Tuesday, 21 February 2012


Until now, for me, concours competitions have been for other people, unjustly categorised in my mind as enthusiastic owners as opposed to hard core restoration enthusiasts.  If as planned, I bring this car back to its original as new state, is there not a case to at least have a bash at the concours scene and possibly enjoy the accolades and added value that a couple of trophies would bring.
Hypocritically, I have in the past judged a couple of local mixed mark events and have been more than aware of my limited detail knowledge, in spite of being immersed in the classic car scene for something approaching half a century.  I would have to add that some of my fellow judges were perhaps even less knowledgeable, which is a bit of a worry. 
Given my competitive streak, and the aforementioned potential vagaries of adjudication, I am not sure that I could live with the maxim that 'discretion is the better part of valour' upon coming second.  Coming third doesn't bear thinking about.
Concours related decisions for me, are mainly centred around the conflict of ideally using a car almost as a daily driver for around eight months of the year.  Compromises in favour of both ideals will have to be made.  Specifically:

The paint finish for the chassis. Originally, I believe a very thin coat of semi gloss black, possibly bitumen based paint. No primer or undercoat.

Remnants of paint provide a clue to original finish
After blast cleaning back to bear metal and etch priming, the chassis was seam sealed and given a liberal covering of fine texture stone guard, followed by several coats of semi gloss paint. It was then liberally impregnated with wax oil in every orifice.  For now and the next few years, the only person to care about this will be me.  Imagine then, another sixty years from now (President Ahmadinejad willing), some future custodian enjoying the fruits of my labours with a still rust free chassis.  That's the goal!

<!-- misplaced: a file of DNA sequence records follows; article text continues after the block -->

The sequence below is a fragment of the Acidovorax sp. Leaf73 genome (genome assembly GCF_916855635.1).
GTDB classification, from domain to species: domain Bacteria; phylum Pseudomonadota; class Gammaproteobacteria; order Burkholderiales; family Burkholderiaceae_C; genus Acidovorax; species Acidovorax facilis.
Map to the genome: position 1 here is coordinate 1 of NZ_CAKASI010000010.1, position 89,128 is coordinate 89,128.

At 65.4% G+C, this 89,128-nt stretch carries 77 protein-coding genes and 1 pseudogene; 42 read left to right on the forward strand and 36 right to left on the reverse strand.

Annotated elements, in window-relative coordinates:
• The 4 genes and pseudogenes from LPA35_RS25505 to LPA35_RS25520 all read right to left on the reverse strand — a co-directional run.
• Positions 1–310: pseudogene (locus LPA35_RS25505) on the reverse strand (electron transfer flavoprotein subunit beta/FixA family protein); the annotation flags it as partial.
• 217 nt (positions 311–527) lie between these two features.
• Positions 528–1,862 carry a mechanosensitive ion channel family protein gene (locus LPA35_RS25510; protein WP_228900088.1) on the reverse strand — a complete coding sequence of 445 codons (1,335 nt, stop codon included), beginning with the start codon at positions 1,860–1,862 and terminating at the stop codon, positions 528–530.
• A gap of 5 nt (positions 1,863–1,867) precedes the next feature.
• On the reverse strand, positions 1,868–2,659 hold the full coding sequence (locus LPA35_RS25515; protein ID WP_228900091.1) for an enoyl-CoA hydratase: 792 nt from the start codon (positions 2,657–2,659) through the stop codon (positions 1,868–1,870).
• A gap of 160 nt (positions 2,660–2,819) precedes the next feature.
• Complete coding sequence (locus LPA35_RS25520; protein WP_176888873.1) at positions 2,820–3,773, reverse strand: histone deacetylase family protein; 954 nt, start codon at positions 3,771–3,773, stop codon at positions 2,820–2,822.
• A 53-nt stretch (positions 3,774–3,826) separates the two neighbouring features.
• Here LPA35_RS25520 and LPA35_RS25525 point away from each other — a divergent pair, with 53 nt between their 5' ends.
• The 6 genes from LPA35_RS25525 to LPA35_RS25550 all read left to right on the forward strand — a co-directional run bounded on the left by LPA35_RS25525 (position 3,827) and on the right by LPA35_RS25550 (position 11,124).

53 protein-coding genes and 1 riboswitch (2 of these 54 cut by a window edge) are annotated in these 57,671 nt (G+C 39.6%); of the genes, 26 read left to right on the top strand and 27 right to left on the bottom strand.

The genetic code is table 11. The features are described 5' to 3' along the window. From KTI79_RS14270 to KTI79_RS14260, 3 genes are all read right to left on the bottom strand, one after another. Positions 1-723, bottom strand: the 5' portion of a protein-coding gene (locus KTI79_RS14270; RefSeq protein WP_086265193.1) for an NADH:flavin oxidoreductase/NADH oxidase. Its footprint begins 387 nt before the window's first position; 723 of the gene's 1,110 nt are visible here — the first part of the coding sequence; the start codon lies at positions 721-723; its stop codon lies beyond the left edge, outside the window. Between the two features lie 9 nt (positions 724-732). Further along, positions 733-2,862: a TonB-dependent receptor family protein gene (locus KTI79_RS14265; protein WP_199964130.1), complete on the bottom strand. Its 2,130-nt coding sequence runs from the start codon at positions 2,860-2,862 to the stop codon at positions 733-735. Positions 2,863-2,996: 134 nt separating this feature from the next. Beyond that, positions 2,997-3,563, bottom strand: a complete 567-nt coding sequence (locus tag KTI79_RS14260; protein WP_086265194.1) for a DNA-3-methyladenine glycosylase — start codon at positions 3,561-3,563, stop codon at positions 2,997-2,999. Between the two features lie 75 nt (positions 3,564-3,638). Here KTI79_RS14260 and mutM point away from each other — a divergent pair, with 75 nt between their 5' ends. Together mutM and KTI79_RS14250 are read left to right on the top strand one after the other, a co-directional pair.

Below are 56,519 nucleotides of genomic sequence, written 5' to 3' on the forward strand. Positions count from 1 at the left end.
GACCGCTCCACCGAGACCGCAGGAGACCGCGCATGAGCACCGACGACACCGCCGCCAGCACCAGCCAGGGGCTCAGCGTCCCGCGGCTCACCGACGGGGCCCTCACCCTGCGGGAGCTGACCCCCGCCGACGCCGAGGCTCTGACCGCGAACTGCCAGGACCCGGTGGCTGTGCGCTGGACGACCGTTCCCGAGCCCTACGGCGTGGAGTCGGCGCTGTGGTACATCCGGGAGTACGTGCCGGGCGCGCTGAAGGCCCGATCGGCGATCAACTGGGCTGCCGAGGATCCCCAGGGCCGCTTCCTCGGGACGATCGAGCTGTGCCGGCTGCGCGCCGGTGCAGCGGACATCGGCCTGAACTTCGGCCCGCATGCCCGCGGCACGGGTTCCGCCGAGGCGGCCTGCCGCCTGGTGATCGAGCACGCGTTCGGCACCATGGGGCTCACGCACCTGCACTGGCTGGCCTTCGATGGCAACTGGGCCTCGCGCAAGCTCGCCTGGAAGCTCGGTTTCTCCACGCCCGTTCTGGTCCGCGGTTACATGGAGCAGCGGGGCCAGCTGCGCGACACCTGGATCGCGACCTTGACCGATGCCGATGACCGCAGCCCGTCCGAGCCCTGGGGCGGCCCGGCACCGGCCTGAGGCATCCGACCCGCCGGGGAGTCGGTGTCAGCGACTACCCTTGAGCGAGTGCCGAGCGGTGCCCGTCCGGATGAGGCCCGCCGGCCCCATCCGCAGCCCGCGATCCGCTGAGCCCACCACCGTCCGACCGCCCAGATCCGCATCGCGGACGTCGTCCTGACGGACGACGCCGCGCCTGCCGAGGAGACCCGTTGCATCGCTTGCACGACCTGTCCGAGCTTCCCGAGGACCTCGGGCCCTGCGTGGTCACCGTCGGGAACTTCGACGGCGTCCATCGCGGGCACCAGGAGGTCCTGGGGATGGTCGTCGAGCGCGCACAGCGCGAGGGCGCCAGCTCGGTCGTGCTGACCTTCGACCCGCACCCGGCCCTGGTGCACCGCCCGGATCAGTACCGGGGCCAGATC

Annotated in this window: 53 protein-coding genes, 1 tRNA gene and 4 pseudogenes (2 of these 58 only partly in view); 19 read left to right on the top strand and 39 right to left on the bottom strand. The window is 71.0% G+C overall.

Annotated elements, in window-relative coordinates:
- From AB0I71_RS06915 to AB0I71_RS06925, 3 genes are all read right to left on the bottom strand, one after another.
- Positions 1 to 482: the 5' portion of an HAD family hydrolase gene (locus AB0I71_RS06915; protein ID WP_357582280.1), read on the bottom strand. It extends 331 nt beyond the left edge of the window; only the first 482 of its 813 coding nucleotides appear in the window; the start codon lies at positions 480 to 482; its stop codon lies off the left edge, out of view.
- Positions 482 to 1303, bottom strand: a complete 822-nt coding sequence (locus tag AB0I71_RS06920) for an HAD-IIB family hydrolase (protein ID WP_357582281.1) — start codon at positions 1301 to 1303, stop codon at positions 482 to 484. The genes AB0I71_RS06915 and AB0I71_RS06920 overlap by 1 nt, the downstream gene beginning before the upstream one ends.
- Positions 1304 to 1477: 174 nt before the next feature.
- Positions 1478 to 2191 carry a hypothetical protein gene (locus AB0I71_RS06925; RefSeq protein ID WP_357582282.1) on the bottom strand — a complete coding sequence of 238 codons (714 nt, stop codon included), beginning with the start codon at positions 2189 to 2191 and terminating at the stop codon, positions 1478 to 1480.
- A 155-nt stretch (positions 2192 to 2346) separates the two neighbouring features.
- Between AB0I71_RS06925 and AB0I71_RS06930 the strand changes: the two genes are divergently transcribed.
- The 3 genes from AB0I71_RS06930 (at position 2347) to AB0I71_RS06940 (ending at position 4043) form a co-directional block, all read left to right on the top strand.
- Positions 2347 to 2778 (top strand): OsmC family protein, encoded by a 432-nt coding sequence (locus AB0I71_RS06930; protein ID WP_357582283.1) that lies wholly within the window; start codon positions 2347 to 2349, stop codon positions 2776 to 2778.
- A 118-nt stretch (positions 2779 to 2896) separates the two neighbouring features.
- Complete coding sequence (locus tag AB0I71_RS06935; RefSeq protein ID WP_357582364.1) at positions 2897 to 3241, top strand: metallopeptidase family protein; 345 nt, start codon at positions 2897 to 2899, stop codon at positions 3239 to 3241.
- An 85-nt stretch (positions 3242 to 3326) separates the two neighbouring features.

Chassis now finished for maximum protection.
The next issue again relates to paint.  Before the move from Foleshill to Browns Lane in 1952, all cars, possibly with the exception of motor show exhibits had their engine compartments and boots (trunks) brush painted black.  After the move they were painted body colour everywhere, on rotisseries. 
Picture clearly shows black paint in boot area, but not on hinge panel.

Undisturbed black (now with blue tinge) paint.  Brush marks
clearly visible.
I can't recall ever seeing a restored early 120 where this feature has been retained, and discussing the additional work to achieve this with the body shop, I can see why.  Not preserving this distinct difference would be for me, too obvious a deviation from original, so I think it's well worth the extra effort.

Another particular aversion are seats with immaculate marbled leather, so perfect that it looks unnatural, almost plastic, no variations, creases or faults, to me, this is not a good look.    I am told that the leather is specially sourced from Germany where they don't use barbed wire, so no cuts or scratches.  Surly this should not be seen as a positive feature in any competition where originality is prized!

Spats and wheels are an even more contentious subject.  I quite dislike the look of XK's with spats.  A view I think shared by all but a few die hard purists.  I do like wire wheels, painted, not chrome.  In 1950 all XK's came with steel wheels and spats. Wire wheels weren't even an option until March 1951.  Never the less, this is one aspect of the project not open to discussion.  Body colour wires will be fitted. 
KRU600 - photo courtesy of first owner Vernon Maitland
Spats - love em or hate em! 
The original steel wheels and spats will be cleaned, sprayed with wax and properly crated so that some future owner will have the option of easily taking the car back to original spec if preferred.

In all other respects, KRU600 should be indistinguishable from new.  There will be a good many upgrades as detailed previously, but hidden away, out of sight from even the most hair-splitting concours judge.  The summer of 2013 should be interesting.